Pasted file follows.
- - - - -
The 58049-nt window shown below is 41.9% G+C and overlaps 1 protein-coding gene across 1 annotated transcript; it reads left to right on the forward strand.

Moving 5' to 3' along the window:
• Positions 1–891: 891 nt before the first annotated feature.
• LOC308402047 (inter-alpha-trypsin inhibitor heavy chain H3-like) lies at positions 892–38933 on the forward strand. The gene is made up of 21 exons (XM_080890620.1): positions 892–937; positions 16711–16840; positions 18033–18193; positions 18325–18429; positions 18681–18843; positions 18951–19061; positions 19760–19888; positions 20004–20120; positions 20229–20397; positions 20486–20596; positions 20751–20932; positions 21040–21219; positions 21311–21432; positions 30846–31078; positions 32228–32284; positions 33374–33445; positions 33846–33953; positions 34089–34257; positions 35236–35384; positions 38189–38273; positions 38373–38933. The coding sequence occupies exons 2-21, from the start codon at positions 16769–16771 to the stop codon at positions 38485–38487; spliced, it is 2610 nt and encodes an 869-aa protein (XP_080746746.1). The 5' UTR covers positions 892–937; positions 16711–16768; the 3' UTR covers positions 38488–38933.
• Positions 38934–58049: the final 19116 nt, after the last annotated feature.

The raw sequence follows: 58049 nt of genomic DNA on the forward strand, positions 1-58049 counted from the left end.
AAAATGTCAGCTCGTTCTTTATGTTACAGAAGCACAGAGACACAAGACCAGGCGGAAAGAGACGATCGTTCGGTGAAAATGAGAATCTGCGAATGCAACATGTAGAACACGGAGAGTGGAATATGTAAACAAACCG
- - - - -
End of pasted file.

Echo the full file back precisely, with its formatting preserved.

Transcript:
The 58049-nt window shown below is 41.9% G+C and overlaps 1 protein-coding gene across 1 annotated transcript; it reads left to right on the forward strand.

Moving 5' to 3' along the window:
• Positions 1–891: 891 nt before the first annotated feature.
• LOC308402047 (inter-alpha-trypsin inhibitor heavy chain H3-like) lies at positions 892–38933 on the forward strand. The gene is made up of 21 exons (XM_080890620.1): positions 892–937; positions 16711–16840; positions 18033–18193; positions 18325–18429; positions 18681–18843; positions 18951–19061; positions 19760–19888; positions 20004–20120; positions 20229–20397; positions 20486–20596; positions 20751–20932; positions 21040–21219; positions 21311–21432; positions 30846–31078; positions 32228–32284; positions 33374–33445; positions 33846–33953; positions 34089–34257; positions 35236–35384; positions 38189–38273; positions 38373–38933. The coding sequence occupies exons 2-21, from the start codon at positions 16769–16771 to the stop codon at positions 38485–38487; spliced, it is 2610 nt and encodes an 869-aa protein (XP_080746746.1). The 5' UTR covers positions 892–937; positions 16711–16768; the 3' UTR covers positions 38488–38933.
• Positions 38934–58049: the final 19116 nt, after the last annotated feature.

The raw sequence follows: 58049 nt of genomic DNA on the forward strand, positions 1-58049 counted from the left end.
AAAATGTCAGCTCGTTCTTTATGTTACAGAAGCACAGAGACACAAGACCAGGCGGAAAGAGACGATCGTTCGGTGAAAATGAGAATCTGCGAATGCAACATGTAGAACACGGAGAGTGGAATATGTAAACAAACCG